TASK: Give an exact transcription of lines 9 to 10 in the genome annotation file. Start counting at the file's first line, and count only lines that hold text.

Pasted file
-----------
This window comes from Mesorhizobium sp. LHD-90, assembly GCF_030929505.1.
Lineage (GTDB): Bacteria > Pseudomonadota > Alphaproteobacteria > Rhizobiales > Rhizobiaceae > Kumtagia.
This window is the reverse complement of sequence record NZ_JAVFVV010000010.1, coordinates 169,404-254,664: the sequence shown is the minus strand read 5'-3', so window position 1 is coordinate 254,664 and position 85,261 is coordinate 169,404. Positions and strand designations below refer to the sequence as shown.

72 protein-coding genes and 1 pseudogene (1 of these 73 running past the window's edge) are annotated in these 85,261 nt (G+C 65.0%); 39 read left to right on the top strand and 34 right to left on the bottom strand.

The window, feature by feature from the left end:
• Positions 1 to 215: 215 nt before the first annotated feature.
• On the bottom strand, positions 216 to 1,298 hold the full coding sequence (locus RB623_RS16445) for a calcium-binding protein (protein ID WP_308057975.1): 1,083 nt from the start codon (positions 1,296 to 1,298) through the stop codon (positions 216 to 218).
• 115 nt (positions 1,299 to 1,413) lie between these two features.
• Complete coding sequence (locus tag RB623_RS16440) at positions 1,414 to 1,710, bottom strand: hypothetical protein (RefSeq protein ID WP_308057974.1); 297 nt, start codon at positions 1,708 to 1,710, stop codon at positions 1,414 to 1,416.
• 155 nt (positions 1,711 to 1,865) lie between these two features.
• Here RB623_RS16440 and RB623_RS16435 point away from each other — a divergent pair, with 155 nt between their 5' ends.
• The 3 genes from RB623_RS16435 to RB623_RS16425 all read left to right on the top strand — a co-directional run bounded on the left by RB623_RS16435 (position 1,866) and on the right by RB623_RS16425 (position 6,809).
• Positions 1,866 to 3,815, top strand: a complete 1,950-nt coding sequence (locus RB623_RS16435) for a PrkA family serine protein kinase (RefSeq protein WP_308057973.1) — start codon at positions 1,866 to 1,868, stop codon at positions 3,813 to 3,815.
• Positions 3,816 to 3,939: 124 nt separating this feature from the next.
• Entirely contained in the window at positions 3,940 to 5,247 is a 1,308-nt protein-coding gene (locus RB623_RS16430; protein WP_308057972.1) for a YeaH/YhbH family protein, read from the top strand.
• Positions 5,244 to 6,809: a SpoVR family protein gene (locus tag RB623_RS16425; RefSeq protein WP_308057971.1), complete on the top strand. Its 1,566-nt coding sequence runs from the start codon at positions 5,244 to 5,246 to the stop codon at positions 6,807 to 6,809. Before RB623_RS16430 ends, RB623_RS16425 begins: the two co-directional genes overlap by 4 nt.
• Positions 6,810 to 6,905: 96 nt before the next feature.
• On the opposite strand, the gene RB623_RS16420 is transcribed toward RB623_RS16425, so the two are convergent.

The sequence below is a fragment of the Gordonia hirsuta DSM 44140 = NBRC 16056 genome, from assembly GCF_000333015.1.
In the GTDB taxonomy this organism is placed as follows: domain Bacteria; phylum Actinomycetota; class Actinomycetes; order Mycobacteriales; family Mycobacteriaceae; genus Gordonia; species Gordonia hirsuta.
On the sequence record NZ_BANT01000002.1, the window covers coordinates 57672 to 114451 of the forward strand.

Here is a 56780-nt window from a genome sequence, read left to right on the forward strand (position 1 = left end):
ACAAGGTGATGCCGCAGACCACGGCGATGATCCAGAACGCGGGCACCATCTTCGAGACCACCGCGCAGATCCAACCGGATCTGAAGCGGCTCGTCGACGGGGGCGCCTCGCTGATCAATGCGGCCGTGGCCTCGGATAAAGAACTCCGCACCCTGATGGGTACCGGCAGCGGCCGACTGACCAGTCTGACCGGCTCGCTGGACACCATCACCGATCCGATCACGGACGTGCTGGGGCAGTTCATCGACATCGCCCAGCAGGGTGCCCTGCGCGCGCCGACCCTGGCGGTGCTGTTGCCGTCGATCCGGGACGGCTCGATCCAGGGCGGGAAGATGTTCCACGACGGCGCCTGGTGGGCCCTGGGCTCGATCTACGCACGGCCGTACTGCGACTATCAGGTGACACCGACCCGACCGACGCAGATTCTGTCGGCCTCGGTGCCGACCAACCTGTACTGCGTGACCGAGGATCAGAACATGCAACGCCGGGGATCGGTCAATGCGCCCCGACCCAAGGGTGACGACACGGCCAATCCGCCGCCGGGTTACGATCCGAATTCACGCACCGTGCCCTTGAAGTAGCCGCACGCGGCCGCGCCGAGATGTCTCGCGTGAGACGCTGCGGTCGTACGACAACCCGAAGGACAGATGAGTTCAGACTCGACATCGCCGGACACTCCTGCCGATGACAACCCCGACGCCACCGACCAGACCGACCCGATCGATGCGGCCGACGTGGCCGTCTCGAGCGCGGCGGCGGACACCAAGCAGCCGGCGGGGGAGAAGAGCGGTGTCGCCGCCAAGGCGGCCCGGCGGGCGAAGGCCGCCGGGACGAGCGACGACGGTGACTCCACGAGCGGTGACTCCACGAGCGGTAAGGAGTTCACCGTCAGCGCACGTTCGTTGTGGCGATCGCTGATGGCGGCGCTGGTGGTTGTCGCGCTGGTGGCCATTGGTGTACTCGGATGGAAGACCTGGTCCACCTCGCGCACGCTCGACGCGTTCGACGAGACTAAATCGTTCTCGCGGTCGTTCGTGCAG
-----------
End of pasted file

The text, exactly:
• Complete coding sequence (locus tag RB623_RS16440) at positions 1,414 to 1,710, bottom strand: hypothetical protein (RefSeq protein ID WP_308057974.1); 297 nt, start codon at positions 1,708 to 1,710, stop codon at positions 1,414 to 1,416.
• 155 nt (positions 1,711 to 1,865) lie between these two features.